Recently I’ve seen these short webcomics appearing in my feed. They’re mundane, but in the most strangest way. While that might sound that exciting, it’s with the delivery and interpretation of the mundane which make them pure gold. These webcomics I speak of are by cartoonist Alex Norris and I’ve enjoyed them so much that I had to dig a little deeper and share them with you all.
And so for the next 650 or so words that’s exactly what I’ve done as we enter the strange imagination of Alex Norris in this showcase of some of his webcomics work.
Little Britain was one of those TV comedies in which the punchline was always the same. For every recurring sketch you knew what punchline was going to be and you knew that it was coming as soon as the sketch started. Just like Little Britian, after you’ve read a few strips of Webcomic Name you’ll too know what the punchline will be. But, it’s the delivery of that punchline – a simple “oh no” – that makes Webcomic Name internet gold.
Unlike Little Britain, which dealt with modern British life in the most demented of manners, Webcomic Name taps into the more mundane and occasionally spins it into a bizarre web. It speaks more of problems that readers can relate to, from the cat blocking the computer while you are trying to surf the internet to humidity running your hair. Norris spins these minor troubles into often strange situations with hilarious results.
Visually, Norris has opted for a minimalist approach. Characters are blob-like, backgrounds are plain and colours limited. It’s with this combination that makes the “oh no” punchline all the more amusing for pointing out the mundanity of the character’s problem.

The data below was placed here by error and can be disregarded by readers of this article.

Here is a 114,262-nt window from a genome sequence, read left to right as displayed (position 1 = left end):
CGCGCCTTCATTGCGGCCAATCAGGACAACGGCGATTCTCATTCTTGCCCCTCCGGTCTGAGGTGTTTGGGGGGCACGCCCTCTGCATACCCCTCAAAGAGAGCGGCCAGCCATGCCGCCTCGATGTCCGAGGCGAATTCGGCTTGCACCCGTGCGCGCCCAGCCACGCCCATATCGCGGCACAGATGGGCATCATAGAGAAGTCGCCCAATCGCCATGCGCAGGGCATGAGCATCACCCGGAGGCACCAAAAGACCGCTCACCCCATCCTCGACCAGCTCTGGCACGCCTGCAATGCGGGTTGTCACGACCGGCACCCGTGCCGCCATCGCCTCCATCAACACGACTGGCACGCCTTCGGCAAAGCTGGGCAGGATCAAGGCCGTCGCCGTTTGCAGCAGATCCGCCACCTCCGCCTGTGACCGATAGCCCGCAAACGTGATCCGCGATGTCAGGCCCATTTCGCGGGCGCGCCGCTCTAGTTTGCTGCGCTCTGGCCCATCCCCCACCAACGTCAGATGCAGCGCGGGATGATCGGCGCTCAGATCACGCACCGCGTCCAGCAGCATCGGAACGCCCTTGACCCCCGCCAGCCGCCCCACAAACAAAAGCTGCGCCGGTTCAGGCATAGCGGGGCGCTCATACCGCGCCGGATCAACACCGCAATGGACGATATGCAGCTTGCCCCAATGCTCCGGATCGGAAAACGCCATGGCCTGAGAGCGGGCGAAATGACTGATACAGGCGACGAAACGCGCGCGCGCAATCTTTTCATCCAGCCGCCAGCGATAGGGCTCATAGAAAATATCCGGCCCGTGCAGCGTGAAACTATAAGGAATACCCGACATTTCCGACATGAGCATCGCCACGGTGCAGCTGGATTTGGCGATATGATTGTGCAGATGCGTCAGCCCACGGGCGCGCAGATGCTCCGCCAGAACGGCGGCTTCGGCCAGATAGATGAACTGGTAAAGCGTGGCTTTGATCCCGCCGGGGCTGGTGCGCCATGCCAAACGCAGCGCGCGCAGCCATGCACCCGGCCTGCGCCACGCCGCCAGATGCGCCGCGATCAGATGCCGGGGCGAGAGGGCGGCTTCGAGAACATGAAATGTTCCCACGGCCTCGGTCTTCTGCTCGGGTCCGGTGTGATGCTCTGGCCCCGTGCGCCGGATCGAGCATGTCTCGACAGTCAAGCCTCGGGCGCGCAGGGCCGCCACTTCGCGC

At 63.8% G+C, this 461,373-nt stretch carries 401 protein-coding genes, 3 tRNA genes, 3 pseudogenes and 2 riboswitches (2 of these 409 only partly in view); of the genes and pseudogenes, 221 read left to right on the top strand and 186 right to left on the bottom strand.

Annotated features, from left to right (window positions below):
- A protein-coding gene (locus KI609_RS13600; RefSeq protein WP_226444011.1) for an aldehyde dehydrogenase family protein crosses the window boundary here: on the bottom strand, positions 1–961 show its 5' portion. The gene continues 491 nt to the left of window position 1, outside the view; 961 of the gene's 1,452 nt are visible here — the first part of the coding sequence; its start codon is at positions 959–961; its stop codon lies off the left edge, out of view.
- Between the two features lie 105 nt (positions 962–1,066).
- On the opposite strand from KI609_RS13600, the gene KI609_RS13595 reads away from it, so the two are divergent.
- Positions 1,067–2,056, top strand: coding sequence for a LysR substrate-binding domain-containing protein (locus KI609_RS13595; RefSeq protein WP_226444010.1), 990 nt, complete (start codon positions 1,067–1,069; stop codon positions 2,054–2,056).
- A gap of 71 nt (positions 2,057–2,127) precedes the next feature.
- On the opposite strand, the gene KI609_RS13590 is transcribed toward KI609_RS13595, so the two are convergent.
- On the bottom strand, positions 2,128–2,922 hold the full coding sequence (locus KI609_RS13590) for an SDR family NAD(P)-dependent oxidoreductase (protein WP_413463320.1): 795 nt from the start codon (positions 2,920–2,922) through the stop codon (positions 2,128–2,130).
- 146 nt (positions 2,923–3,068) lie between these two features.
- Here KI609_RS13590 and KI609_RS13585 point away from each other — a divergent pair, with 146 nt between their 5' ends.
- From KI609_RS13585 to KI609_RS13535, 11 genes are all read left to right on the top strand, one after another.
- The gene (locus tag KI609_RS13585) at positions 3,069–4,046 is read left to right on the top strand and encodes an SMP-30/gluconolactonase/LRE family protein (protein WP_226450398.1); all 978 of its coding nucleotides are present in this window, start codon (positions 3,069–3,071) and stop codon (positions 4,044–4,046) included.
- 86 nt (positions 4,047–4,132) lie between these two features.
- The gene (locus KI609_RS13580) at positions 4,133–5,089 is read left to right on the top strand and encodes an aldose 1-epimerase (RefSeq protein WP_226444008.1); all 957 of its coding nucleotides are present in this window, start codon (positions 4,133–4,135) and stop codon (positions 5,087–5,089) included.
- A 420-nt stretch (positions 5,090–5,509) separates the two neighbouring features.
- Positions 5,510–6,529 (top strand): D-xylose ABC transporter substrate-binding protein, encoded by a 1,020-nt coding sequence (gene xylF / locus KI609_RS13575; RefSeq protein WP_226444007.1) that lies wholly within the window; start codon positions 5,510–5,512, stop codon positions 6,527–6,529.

While the “oh no” is the running gag, Norris on occasion shakes things up by throwing in new punchlines to keep readers on their toes. It keeps things fresh and gives the comics room to move with out travelling too far from it’s origin.
Many webcomics have a habit of being introverted, sometimes even celebrate it. They tell you how wonderful your bed or couch is and how the it’s fun to stay indoors. It makes a lot of sense as many creative people tend to be introverted too. But not Alex Norris! He, and a fake hand known as Johand, are getting out into the world to discover all of it’s wonders.
Each self-contained episode covers a different aspect of outside through the eyes of the cartoonist, through observations, comments and humour. In a way it’s philosophical, looking at the world in a way that many others may not. It’s calm and refreshing.
Out of all the comics featured in this article this one if the most visually interesting through it combination of illustration and photography. The two pair effectively as the photos help Norris give life to the outside world, with beguiling texture, apprehension and depth.
Before there was Webcomic Name or Hello World! there was Dorris McComics, a collection of short strips detailing bizarre situations. Actually, I’m not sure if bizarre is quite the right description. Some are surreal, others thought provoking and sometimes it’s just plain weird.
That’s what makes them great. Norris imagination is on full display here and it’s clear that the more you read the more it you see how vast this imagination is.
As the strips spans back years you get to see a wide range of styles on display. There’s the minimalist style which is similar in fashion to Webcomic Name, but used to in a less stringent manner as Norris doesn’t have to conform to a three panel grid. He also dabbles in strips that feature much more detail. These strips allow for different scenarios which his signature minimalism can’t cater for and other a breath of new possibilities.
Dorris McComics is currently on a break, but there are heaps of comics to read if you scroll through the archives.
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